Chinese technology giant Tencent’s WeChat social media platform deleted dozens of LGBT accounts run by college students, claiming that some of them violated Internet information rules, raising concerns about cracking down on online gay content.
Members of several LGBT groups told Reuters that their accounts were blocked from access later on Tuesday, and they later discovered that all their content had been deleted.
“Many of us have suffered at the same time,” said a group account manager, who declined to be named due to the sensitivity of the issue.
“They reviewed us without warning. All of us were wiped out.”
When Reuters tried to access some accounts, WeChat issued a notice stating that these groups “violated China’s Internet account management regulations for providing public information services.”
Other accounts did not appear in the search results.
WeChat did not immediately respond to the question sent via email.
Although homosexuality, which was classified as a mental disorder before 2001, was legal in China, same-sex marriage was not recognized. Social stigma and pressure still prevent people from coming out.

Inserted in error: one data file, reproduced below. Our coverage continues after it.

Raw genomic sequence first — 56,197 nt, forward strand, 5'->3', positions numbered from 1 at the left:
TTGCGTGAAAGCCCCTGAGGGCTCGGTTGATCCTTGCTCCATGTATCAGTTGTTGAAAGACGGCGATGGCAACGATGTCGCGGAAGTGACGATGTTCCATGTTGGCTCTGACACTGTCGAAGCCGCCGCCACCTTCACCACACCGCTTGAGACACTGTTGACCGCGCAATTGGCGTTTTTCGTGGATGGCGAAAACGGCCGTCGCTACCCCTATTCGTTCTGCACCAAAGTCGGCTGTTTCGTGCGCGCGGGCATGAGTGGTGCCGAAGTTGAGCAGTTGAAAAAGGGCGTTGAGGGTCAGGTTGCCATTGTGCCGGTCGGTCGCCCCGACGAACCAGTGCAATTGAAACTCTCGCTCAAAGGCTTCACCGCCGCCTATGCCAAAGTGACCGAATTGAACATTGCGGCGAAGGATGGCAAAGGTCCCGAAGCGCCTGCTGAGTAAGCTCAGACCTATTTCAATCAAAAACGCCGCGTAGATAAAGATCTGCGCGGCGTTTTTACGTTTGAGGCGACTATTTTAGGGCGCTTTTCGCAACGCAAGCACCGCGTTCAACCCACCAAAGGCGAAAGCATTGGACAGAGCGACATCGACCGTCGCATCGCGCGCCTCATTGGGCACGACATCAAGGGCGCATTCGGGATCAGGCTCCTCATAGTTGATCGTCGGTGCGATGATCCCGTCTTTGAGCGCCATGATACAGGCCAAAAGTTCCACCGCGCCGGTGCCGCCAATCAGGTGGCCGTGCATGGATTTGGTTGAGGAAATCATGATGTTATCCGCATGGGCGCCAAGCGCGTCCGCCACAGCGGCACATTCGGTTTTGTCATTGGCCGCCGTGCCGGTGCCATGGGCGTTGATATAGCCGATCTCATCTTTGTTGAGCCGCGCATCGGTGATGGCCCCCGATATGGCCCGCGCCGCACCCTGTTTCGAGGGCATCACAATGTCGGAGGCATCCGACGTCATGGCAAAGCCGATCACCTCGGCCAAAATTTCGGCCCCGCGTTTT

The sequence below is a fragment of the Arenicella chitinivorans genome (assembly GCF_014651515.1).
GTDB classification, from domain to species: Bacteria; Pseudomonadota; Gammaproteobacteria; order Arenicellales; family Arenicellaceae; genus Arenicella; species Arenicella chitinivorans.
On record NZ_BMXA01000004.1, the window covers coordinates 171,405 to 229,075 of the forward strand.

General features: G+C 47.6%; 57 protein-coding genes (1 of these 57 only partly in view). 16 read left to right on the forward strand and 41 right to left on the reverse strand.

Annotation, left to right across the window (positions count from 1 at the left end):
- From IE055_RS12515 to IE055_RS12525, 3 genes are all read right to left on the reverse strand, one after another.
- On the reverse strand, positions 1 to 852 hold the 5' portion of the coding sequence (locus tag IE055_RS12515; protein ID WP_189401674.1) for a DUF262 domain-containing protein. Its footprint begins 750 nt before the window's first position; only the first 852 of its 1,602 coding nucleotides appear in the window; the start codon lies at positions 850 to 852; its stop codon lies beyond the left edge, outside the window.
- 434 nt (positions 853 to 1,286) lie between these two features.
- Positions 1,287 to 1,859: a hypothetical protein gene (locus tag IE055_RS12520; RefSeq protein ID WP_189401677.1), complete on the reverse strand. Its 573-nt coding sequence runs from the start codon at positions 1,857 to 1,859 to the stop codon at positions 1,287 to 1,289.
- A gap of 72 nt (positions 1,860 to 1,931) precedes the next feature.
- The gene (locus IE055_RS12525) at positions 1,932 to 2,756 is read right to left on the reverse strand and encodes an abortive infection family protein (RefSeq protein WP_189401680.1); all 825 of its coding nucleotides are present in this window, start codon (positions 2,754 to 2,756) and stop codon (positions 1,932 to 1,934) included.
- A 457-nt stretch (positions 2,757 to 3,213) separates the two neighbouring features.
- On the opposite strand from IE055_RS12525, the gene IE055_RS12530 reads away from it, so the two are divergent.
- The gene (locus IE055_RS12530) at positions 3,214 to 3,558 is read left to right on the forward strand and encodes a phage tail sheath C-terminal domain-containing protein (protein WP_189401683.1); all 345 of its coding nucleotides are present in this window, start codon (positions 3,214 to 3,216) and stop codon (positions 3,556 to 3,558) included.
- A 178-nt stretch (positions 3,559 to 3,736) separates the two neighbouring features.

This year, the court upheld a university’s ruling describing homosexuality as a “mental disorder” and ruled that this was not a factual error.
The LGBT community has repeatedly found itself under censorship, and China’s Cyberspace Administration of China recently pledged to clean up the Internet to protect minors and crack down on social media groups deemed “bad influence”.
The Weibo social media platform under Weibo sometimes removes lesbian content, and Zhihu, an online community forum platform, also censors topics about gender and identity.
Last year, China’s only Pride festival was cancelled indefinitely after organizers mentioned concerns about employee safety.
“The authorities have been tightening the space provided for LGBT advocacy and civil society. This is another screw,” said Darius Longarino, a senior researcher at the Paul Tsai China Center at Yale Law School, who focuses on LGBT rights and gender equality.
© Thomson Reuters 2021